Linux ln utility

linux ln utility

How to link between files in linux? What is a hard link? What is a symbolic link and how is it different from a hard link? How do I create a symbolic link in linux? We will talk about this, talking about the linux ln utility.

Description of the ln utility

Linux ln utility allows you to create links between files and directories. Full documentation on the ln command can be viewed on the official page.

Using ln command


In this case, ln creates a link to a TARGET file named LINK_NAME. For example, let’s create a simple text file:

$ echo 'PocketAdmin' > test.txt

To create a link to the test.txt file named, you must run:

$ ln test.txt

Let’s check what we got:

$ ls -l
total 8
-rw-rw-r--. 2 user user 12 Oct 20 13:29 test.txt
-rw-rw-r--. 2 user user 12 Oct 20 13:29

If we now look at the contents of the file, we will see that it is similar to the original:

$ cat 

It should be noted that by default ln creates hard links – these are links to a file (you cannot create hard links to directories), which have the following features:

  • have the same rights and permissions as the original file
  • the rights and permissions on the hard link change along with the rights and permissions of the original file
  • renaming, moving and deleting a file does not affect hard links


This example is similar to the previous one, but the link name is not specified – it will be the same as the original file. In this case, the link itself will be created in the current directory.


In the last two cases, linux ln utility will create links for each TARGET in DIRECTORY. For example, let’s create an include directory in the current directory:

$ mkdir include

We will have the following structure:

ls -l
total 8
drwxrwxr-x. 2 user user  6 Oct 20 13:36 include
-rw-rw-r--. 2 user user 12 Oct 20 13:29 test.txt
-rw-rw-r--. 2 user user 12 Oct 20 13:29

Now we can create links for both files test.txt and in the include directory with one command:

ln test.txt include/

Let’s check the contents of this directory:

$ ls -l include/
total 8
-rw-rw-r--. 4 user user 12 Oct 20 13:29 test.txt
-rw-rw-r--. 4 user user 12 Oct 20 13:29

Ln utility options

Linux ln utility accepts the following options:

-b – make a file backup. Let’s give an example. If we try to re-link from the first example, we get a warning that the file already exists:

$ ln test.txt
ln: failed to create hard link '': File exists

If we use the -b option, then the link will be created, and the old one will be copied with the addition of the ~ suffix:

$ ln -b test.txt

$ ls -l
total 12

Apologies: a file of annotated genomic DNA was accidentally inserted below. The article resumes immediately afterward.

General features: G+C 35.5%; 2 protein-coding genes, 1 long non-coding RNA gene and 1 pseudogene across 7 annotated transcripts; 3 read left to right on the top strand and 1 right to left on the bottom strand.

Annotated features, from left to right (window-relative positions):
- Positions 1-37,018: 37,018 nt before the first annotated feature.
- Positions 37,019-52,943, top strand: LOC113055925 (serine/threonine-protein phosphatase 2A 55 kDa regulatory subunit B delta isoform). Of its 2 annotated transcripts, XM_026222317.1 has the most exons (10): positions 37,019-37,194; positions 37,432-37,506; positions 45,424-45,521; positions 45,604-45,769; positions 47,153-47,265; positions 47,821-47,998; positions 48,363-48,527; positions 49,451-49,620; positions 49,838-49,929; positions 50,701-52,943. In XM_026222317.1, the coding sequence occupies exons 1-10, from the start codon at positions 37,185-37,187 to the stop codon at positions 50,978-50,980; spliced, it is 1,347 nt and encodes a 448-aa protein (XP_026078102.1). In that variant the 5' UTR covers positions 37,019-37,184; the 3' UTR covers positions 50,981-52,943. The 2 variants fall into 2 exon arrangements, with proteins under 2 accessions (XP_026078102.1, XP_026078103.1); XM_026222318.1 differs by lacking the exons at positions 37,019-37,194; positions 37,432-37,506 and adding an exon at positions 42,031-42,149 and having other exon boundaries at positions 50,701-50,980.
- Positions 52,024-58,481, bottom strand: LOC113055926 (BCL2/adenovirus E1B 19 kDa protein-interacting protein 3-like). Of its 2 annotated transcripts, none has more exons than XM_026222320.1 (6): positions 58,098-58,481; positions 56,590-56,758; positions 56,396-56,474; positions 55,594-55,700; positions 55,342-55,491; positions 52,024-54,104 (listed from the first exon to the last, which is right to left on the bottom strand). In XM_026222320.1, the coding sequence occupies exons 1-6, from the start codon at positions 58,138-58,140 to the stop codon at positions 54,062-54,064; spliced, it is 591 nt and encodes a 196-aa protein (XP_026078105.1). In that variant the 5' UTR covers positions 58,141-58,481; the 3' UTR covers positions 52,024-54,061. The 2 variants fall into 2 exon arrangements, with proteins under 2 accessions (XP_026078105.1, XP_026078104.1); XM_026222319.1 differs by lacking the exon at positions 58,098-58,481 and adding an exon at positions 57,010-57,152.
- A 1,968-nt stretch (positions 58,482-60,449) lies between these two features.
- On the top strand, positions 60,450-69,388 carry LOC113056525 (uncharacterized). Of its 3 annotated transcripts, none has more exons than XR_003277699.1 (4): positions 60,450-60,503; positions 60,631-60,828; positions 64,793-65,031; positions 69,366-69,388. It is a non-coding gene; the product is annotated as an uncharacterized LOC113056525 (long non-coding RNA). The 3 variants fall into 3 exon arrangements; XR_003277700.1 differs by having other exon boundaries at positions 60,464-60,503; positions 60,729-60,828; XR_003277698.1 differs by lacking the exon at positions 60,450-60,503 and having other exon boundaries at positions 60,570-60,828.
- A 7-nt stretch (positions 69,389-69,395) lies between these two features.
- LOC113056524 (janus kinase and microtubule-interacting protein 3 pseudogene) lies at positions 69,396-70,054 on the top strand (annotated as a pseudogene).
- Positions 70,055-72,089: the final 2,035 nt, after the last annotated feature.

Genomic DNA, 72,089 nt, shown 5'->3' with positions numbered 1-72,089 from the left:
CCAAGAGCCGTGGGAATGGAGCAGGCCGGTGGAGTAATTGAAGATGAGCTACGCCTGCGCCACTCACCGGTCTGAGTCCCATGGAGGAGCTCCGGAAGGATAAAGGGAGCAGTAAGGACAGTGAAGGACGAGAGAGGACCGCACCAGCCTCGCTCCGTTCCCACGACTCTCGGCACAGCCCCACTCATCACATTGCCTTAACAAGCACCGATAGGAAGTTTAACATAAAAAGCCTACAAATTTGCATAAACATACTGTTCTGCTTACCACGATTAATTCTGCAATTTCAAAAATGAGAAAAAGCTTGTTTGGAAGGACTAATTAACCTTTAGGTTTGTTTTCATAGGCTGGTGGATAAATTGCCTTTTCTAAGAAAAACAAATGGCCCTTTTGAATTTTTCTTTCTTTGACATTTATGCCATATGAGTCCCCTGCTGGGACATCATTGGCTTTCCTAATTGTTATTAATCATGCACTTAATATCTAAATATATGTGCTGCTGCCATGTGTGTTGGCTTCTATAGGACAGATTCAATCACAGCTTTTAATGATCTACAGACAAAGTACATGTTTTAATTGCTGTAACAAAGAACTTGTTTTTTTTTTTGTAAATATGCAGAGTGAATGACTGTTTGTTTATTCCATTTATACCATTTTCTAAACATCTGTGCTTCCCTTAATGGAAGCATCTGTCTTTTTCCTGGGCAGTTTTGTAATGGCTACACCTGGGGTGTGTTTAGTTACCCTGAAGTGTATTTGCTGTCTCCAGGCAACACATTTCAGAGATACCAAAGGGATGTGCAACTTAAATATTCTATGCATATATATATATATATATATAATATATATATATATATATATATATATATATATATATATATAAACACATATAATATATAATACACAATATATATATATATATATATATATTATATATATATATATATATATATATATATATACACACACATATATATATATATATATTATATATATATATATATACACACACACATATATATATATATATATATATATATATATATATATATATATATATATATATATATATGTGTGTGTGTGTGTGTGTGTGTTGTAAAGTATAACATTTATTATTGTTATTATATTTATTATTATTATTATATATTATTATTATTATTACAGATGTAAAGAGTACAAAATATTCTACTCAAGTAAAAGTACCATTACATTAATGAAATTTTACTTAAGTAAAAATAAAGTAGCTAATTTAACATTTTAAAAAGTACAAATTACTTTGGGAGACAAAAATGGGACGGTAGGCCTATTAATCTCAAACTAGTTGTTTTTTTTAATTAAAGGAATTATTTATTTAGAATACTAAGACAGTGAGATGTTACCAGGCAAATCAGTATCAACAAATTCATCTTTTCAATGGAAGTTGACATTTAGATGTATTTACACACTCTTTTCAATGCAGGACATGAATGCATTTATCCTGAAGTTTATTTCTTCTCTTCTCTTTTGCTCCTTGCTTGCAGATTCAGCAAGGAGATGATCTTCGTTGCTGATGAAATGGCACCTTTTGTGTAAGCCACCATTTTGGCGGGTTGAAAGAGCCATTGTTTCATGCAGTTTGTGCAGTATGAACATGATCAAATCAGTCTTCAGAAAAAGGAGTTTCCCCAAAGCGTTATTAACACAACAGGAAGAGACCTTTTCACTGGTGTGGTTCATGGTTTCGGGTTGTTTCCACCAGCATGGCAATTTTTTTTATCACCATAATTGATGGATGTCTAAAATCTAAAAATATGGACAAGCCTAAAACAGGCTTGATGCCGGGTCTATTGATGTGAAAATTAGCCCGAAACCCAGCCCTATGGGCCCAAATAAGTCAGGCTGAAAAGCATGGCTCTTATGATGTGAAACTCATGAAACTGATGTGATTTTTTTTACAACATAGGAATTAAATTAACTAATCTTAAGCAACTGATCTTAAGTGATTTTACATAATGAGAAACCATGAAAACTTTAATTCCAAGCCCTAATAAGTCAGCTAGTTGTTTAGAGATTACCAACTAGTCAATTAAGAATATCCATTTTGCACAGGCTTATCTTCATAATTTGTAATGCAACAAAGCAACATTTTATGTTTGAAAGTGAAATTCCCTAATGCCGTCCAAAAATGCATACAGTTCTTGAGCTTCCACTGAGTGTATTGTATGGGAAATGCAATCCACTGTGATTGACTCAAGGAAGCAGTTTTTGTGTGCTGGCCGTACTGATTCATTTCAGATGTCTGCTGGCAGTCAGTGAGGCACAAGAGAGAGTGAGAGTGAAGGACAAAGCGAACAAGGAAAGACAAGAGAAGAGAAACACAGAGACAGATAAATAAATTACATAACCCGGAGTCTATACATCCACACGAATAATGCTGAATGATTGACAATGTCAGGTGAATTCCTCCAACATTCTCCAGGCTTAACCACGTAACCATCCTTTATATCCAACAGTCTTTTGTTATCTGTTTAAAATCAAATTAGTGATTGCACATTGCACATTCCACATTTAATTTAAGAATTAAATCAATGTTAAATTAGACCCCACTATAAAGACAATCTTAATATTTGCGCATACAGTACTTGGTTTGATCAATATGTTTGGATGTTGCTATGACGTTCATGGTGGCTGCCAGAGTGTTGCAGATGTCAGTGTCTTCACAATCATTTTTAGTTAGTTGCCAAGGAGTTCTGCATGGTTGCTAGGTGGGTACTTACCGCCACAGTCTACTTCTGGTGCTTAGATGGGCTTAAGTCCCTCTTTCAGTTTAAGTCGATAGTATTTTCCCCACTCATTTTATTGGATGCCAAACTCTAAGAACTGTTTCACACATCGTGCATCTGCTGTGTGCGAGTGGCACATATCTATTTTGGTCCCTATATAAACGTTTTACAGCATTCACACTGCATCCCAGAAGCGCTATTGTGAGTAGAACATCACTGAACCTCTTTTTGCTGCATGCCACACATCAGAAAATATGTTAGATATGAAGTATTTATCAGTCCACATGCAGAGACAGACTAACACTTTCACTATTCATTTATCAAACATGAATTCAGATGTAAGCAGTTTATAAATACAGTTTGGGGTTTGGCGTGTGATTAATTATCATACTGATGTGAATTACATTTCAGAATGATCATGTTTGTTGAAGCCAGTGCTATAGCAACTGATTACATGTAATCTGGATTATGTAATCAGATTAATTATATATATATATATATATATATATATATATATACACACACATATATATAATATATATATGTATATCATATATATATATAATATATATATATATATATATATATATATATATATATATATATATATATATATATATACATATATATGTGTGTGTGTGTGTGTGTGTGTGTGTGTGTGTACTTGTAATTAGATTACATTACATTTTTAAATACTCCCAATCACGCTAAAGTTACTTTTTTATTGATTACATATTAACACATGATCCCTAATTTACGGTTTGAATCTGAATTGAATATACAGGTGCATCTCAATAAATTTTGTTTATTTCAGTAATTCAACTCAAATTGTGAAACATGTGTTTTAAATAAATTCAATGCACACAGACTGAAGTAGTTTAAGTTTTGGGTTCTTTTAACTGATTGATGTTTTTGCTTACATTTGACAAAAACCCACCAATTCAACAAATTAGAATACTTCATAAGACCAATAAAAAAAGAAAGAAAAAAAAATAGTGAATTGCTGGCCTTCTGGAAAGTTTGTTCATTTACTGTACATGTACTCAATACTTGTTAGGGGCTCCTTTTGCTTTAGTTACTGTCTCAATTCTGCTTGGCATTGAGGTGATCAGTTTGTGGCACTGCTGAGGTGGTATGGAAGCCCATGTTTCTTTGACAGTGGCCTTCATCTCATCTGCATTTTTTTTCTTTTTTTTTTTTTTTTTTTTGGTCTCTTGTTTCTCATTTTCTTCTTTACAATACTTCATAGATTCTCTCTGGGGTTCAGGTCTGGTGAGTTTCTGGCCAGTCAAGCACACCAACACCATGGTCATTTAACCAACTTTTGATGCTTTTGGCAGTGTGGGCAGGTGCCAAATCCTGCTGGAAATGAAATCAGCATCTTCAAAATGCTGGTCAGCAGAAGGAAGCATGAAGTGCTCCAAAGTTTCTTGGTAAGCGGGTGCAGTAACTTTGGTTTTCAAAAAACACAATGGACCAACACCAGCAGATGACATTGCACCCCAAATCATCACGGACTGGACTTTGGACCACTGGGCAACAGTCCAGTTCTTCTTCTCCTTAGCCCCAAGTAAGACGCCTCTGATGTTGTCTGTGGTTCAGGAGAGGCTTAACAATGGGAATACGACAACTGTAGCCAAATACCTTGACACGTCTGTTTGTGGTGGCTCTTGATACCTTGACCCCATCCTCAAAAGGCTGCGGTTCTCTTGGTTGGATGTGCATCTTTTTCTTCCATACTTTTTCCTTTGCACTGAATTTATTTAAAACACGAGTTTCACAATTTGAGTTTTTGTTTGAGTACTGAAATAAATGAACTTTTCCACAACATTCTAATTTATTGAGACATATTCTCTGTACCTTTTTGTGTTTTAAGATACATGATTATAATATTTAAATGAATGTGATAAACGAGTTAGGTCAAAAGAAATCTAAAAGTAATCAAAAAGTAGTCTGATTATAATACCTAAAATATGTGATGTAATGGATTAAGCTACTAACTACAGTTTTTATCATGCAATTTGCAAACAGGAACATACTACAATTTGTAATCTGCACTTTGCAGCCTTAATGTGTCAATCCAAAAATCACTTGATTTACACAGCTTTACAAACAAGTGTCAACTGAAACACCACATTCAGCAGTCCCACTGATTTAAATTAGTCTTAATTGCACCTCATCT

drwxrwxr-x. 2 user user 43 Oct 20 13:39 include
-rw-rw-r--. 5 user user 12 Oct 20 13:29 test.txt
-rw-rw-r--. 5 user user 12 Oct 20 13:29
-rw-rw-r--. 5 user user 12 Oct 20 13:29

-d, -F, –directory – allows the root user to try to create a hard link to a directory (but maybe a standard warning about an error creating hard links to a directory)
-f, –force – removes the existing destination file, i.e. an error like ln: failed to create hard link ‘’: File exists will not be shown
-i, –interactive – interactive mode, allows you to specify whether you want to delete an existing file:

$ ln -i test.txt
ln: replace ''?

-L, –logical – dereference targets that are symbolic links
-n, –no-dereference – treats LINK_NAME as a regular file if it is a symbolic link to a directory
-P, –physical – makes a hard link to the symbolic link itself
-s, –symbolic (-L and -P options are ignored) – makes a symbolic link instead of a hard link. A symbolic link is a file that, instead of data, contains the path to the file it links to. A symbolic link (as opposed to a hard link) is not limited to one file system and can refer to directories. At the same time, if you delete the file to which the link refers, then it will become a bit, and the data is not available. For example, let’s create a symbolic link to our include directory:

$ln -s include/ include2

$ ls -l
total 12
drwxrwxr-x. 2 user user 43 Oct 20 13:39 include
lrwxrwxrwx. 1 user user  8 Oct 20 15:22 include2 -> include/

-S, –suffix=SUFFIX – change the suffix in the name of files that were created using the -b option. Instead of ~ we can specify our own suffix.
-t, –target-directory=DIRECTORY – specify the directory where links will be created (by default, the current directory)
-T, –no-target-directory – treats LINK_NAME as a regular file
-v, –verbose – when creating, display the names of all links:

$ ln -v test.txt
'' => 'test.txt'

–help – display utility help and exit
–version – print version information and exit

$ ln --version
ln (GNU coreutils) 8.30

You can find even more useful Linux utilities on this page